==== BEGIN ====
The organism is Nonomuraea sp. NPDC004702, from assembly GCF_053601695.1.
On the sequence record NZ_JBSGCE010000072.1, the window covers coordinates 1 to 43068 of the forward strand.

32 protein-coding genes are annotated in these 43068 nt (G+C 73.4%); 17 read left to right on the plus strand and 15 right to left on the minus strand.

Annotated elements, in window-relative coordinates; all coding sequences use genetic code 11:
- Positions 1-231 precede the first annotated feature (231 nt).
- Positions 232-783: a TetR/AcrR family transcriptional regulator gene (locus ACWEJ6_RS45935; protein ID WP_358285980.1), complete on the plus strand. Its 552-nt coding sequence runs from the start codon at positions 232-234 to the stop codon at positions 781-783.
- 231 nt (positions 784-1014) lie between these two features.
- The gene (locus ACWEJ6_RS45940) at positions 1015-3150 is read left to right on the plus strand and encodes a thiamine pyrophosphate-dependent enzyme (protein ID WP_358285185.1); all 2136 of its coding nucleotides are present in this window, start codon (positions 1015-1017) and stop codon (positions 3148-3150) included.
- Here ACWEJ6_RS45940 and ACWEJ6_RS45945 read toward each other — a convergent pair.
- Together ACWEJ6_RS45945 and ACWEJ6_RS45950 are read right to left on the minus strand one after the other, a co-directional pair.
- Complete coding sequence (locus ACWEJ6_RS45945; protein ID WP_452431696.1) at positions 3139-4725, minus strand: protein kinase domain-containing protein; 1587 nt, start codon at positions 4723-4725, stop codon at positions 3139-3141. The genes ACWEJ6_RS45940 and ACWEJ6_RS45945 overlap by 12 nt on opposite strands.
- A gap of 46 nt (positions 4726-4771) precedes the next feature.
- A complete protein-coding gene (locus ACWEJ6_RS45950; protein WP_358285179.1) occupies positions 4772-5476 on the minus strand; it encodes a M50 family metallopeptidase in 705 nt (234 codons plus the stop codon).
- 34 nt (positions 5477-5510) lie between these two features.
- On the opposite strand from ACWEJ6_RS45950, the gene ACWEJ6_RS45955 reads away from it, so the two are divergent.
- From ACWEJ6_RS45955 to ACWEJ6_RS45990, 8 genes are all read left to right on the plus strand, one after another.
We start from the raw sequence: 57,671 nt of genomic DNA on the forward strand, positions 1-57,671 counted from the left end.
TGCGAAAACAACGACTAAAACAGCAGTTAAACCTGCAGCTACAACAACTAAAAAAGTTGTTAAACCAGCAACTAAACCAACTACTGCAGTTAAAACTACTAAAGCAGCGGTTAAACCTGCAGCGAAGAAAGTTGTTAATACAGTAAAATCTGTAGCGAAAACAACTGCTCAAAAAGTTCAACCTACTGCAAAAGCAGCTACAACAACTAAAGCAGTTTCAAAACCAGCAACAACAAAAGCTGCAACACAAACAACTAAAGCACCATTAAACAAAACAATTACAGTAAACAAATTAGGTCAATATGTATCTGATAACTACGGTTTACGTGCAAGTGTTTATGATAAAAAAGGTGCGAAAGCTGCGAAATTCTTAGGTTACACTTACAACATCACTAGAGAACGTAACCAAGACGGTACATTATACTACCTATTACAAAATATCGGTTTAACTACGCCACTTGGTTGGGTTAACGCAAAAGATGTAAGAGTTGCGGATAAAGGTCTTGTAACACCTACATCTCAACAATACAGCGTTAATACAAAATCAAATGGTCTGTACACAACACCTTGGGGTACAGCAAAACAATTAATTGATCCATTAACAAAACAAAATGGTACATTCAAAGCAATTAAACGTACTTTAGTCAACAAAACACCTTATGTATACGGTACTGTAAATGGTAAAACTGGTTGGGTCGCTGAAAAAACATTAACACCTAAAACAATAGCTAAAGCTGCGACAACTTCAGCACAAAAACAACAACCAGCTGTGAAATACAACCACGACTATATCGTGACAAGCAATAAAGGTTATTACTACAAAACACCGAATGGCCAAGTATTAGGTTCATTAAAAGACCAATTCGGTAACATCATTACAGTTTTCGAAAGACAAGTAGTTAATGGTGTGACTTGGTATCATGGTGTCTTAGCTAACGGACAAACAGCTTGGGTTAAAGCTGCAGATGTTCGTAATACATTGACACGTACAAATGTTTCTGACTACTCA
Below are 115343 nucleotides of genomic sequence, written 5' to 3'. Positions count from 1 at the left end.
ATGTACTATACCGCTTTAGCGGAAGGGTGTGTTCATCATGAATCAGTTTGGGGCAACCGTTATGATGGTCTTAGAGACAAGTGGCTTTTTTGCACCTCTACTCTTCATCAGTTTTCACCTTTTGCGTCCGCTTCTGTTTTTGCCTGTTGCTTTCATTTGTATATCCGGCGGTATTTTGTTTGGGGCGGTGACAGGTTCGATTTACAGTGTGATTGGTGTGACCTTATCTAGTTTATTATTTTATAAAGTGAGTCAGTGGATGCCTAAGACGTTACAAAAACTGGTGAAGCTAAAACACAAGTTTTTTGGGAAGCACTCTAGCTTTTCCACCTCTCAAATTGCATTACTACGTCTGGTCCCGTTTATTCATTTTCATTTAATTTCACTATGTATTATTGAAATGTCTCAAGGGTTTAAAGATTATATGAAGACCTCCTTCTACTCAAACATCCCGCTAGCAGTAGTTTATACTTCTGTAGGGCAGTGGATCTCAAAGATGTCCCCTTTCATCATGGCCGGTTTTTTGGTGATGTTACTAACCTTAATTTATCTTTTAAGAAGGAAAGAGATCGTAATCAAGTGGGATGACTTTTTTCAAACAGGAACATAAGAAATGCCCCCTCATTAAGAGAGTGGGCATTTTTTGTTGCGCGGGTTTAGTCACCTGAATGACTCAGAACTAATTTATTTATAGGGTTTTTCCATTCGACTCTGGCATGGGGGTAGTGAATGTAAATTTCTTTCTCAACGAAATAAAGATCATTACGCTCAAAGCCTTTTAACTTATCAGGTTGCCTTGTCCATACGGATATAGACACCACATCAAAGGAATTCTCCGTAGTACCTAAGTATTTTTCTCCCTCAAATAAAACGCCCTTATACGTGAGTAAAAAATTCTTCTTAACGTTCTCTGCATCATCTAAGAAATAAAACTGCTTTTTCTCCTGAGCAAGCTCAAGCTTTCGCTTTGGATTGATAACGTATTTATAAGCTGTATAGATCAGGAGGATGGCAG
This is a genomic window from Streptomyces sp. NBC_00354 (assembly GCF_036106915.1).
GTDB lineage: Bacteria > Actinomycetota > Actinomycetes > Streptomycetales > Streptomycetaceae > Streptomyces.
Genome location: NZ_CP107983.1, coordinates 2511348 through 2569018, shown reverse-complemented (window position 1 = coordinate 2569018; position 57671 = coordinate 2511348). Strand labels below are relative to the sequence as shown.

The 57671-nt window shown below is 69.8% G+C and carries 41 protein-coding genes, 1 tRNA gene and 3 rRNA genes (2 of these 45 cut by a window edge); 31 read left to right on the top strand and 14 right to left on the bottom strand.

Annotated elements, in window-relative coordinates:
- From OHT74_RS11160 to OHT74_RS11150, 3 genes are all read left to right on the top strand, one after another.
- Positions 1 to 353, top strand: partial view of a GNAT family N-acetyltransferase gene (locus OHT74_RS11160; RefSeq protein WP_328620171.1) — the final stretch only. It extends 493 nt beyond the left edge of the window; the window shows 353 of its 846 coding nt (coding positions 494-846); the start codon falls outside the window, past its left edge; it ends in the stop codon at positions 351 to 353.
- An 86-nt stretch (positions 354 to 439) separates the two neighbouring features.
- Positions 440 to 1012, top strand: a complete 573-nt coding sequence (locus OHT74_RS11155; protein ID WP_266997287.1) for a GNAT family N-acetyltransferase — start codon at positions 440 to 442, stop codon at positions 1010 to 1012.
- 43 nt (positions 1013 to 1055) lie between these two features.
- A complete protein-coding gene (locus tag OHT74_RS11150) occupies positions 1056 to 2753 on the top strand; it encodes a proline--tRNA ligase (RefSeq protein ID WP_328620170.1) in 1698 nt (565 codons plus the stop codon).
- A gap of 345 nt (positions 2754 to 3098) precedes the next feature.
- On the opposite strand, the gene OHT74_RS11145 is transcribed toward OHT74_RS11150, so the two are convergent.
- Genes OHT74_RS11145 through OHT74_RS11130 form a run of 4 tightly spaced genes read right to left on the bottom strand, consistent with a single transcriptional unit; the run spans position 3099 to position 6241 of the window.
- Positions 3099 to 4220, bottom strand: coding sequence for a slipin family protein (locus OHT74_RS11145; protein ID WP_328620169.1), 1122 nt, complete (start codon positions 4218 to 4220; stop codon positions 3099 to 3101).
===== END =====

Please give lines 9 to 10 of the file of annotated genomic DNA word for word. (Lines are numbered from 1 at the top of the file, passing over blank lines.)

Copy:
- Here ACWEJ6_RS45940 and ACWEJ6_RS45945 read toward each other — a convergent pair.
- Together ACWEJ6_RS45945 and ACWEJ6_RS45950 are read right to left on the minus strand one after the other, a co-directional pair.